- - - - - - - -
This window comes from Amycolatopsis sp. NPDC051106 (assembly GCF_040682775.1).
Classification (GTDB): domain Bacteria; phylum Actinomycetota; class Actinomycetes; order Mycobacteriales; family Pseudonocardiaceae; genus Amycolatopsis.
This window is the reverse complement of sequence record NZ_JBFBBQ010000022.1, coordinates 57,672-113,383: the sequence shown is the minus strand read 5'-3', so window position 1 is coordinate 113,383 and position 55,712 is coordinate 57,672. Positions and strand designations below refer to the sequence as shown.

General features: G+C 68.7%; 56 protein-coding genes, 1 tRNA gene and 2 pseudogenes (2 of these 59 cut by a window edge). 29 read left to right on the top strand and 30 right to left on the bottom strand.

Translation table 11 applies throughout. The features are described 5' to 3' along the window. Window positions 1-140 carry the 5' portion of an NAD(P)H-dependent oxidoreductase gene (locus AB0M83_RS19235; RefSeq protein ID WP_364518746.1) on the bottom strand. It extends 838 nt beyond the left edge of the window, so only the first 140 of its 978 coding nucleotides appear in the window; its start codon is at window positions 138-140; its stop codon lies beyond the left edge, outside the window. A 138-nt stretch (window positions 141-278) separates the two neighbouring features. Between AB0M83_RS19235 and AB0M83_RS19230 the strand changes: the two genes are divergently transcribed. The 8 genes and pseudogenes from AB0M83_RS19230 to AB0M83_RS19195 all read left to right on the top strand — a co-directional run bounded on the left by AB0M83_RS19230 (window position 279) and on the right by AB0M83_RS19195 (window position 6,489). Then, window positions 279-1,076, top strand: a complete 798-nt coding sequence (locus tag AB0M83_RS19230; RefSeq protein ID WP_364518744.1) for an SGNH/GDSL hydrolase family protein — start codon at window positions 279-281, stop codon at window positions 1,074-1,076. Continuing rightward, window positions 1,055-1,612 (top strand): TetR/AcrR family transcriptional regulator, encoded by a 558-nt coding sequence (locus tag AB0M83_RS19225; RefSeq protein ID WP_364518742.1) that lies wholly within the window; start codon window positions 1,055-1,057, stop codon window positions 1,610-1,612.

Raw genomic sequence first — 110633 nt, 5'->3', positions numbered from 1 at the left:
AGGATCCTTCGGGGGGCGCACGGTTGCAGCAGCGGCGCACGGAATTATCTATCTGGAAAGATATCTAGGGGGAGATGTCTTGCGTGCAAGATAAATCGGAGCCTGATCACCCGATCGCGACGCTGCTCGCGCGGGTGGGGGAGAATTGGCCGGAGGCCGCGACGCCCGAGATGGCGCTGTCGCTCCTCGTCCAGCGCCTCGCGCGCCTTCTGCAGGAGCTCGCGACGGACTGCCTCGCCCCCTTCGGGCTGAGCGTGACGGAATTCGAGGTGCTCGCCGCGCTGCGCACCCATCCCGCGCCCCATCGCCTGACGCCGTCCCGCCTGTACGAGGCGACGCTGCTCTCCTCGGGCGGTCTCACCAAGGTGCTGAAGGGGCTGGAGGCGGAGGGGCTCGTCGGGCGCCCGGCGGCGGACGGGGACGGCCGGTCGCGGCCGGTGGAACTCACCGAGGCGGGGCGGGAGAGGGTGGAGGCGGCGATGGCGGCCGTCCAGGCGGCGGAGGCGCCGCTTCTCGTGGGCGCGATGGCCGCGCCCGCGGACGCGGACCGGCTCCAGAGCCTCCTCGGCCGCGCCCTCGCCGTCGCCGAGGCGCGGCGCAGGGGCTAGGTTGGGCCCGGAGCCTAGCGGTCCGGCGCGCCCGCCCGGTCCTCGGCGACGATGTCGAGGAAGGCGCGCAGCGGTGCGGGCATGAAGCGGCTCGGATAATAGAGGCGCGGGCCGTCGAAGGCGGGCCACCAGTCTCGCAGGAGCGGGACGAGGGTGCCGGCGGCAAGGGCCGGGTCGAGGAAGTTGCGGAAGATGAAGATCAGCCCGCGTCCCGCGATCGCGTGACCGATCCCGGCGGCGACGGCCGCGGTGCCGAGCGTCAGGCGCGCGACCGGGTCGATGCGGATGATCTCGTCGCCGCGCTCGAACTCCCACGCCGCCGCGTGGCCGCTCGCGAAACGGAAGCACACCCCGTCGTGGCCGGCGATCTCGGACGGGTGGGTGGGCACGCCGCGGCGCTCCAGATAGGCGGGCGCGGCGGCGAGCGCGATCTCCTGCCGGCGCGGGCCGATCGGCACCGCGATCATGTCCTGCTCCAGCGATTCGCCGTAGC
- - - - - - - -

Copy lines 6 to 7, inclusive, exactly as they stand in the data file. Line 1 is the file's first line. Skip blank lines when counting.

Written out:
Raw genomic sequence first — 110633 nt, 5'->3', positions numbered from 1 at the left:
AGGATCCTTCGGGGGGCGCACGGTTGCAGCAGCGGCGCACGGAATTATCTATCTGGAAAGATATCTAGGGGGAGATGTCTTGCGTGCAAGATAAATCGGAGCCTGATCACCCGATCGCGACGCTGCTCGCGCGGGTGGGGGAGAATTGGCCGGAGGCCGCGACGCCCGAGATGGCGCTGTCGCTCCTCGTCCAGCGCCTCGCGCGCCTTCTGCAGGAGCTCGCGACGGACTGCCTCGCCCCCTTCGGGCTGAGCGTGACGGAATTCGAGGTGCTCGCCGCGCTGCGCACCCATCCCGCGCCCCATCGCCTGACGCCGTCCCGCCTGTACGAGGCGACGCTGCTCTCCTCGGGCGGTCTCACCAAGGTGCTGAAGGGGCTGGAGGCGGAGGGGCTCGTCGGGCGCCCGGCGGCGGACGGGGACGGCCGGTCGCGGCCGGTGGAACTCACCGAGGCGGGGCGGGAGAGGGTGGAGGCGGCGATGGCGGCCGTCCAGGCGGCGGAGGCGCCGCTTCTCGTGGGCGCGATGGCCGCGCCCGCGGACGCGGACCGGCTCCAGAGCCTCCTCGGCCGCGCCCTCGCCGTCGCCGAGGCGCGGCGCAGGGGCTAGGTTGGGCCCGGAGCCTAGCGGTCCGGCGCGCCCGCCCGGTCCTCGGCGACGATGTCGAGGAAGGCGCGCAGCGGTGCGGGCATGAAGCGGCTCGGATAATAGAGGCGCGGGCCGTCGAAGGCGGGCCACCAGTCTCGCAGGAGCGGGACGAGGGTGCCGGCGGCAAGGGCCGGGTCGAGGAAGTTGCGGAAGATGAAGATCAGCCCGCGTCCCGCGATCGCGTGACCGATCCCGGCGGCGACGGCCGCGGTGCCGAGCGTCAGGCGCGCGACCGGGTCGATGCGGATGATCTCGTCGCCGCGCTCGAACTCCCACGCCGCCGCGTGGCCGCTCGCGAAACGGAAGCACACCCCGTCGTGGCCGGCGATCTCGGACGGGTGGGTGGGCACGCCGCGGCGCTCCAGATAGGCGGGCGCGGCGGCGAGCGCGATCTCCTGCCGGCGCGGGCCGATCGGCACCGCGATCATGTCCTGCTCCAGCGATTCGCCGTAGC